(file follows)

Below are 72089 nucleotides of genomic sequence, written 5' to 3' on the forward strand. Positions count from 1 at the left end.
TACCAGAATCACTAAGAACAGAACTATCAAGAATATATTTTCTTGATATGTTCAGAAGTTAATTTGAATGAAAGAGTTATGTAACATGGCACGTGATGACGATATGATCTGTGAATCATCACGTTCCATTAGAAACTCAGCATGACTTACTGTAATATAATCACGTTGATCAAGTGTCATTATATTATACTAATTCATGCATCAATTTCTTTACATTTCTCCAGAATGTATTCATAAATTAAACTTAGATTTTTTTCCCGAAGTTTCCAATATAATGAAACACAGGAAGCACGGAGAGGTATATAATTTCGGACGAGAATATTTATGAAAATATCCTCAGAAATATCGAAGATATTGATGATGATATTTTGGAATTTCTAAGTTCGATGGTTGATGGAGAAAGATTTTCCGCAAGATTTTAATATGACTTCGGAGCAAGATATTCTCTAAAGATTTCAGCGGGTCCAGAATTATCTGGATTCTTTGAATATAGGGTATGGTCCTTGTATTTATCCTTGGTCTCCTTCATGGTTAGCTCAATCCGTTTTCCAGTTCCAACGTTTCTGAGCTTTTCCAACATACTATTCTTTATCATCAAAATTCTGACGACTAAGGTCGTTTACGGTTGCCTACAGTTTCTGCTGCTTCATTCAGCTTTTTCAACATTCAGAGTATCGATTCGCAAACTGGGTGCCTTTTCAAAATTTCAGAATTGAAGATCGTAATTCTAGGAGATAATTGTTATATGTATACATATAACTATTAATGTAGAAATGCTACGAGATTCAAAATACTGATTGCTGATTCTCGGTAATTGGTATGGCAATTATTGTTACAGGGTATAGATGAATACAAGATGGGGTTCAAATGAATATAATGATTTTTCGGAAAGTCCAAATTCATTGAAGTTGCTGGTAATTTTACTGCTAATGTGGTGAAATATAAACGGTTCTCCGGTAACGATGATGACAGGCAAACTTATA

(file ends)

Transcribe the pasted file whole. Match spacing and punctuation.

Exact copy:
Below are 72089 nucleotides of genomic sequence, written 5' to 3' on the forward strand. Positions count from 1 at the left end.
TACCAGAATCACTAAGAACAGAACTATCAAGAATATATTTTCTTGATATGTTCAGAAGTTAATTTGAATGAAAGAGTTATGTAACATGGCACGTGATGACGATATGATCTGTGAATCATCACGTTCCATTAGAAACTCAGCATGACTTACTGTAATATAATCACGTTGATCAAGTGTCATTATATTATACTAATTCATGCATCAATTTCTTTACATTTCTCCAGAATGTATTCATAAATTAAACTTAGATTTTTTTCCCGAAGTTTCCAATATAATGAAACACAGGAAGCACGGAGAGGTATATAATTTCGGACGAGAATATTTATGAAAATATCCTCAGAAATATCGAAGATATTGATGATGATATTTTGGAATTTCTAAGTTCGATGGTTGATGGAGAAAGATTTTCCGCAAGATTTTAATATGACTTCGGAGCAAGATATTCTCTAAAGATTTCAGCGGGTCCAGAATTATCTGGATTCTTTGAATATAGGGTATGGTCCTTGTATTTATCCTTGGTCTCCTTCATGGTTAGCTCAATCCGTTTTCCAGTTCCAACGTTTCTGAGCTTTTCCAACATACTATTCTTTATCATCAAAATTCTGACGACTAAGGTCGTTTACGGTTGCCTACAGTTTCTGCTGCTTCATTCAGCTTTTTCAACATTCAGAGTATCGATTCGCAAACTGGGTGCCTTTTCAAAATTTCAGAATTGAAGATCGTAATTCTAGGAGATAATTGTTATATGTATACATATAACTATTAATGTAGAAATGCTACGAGATTCAAAATACTGATTGCTGATTCTCGGTAATTGGTATGGCAATTATTGTTACAGGGTATAGATGAATACAAGATGGGGTTCAAATGAATATAATGATTTTTCGGAAAGTCCAAATTCATTGAAGTTGCTGGTAATTTTACTGCTAATGTGGTGAAATATAAACGGTTCTCCGGTAACGATGATGACAGGCAAACTTATA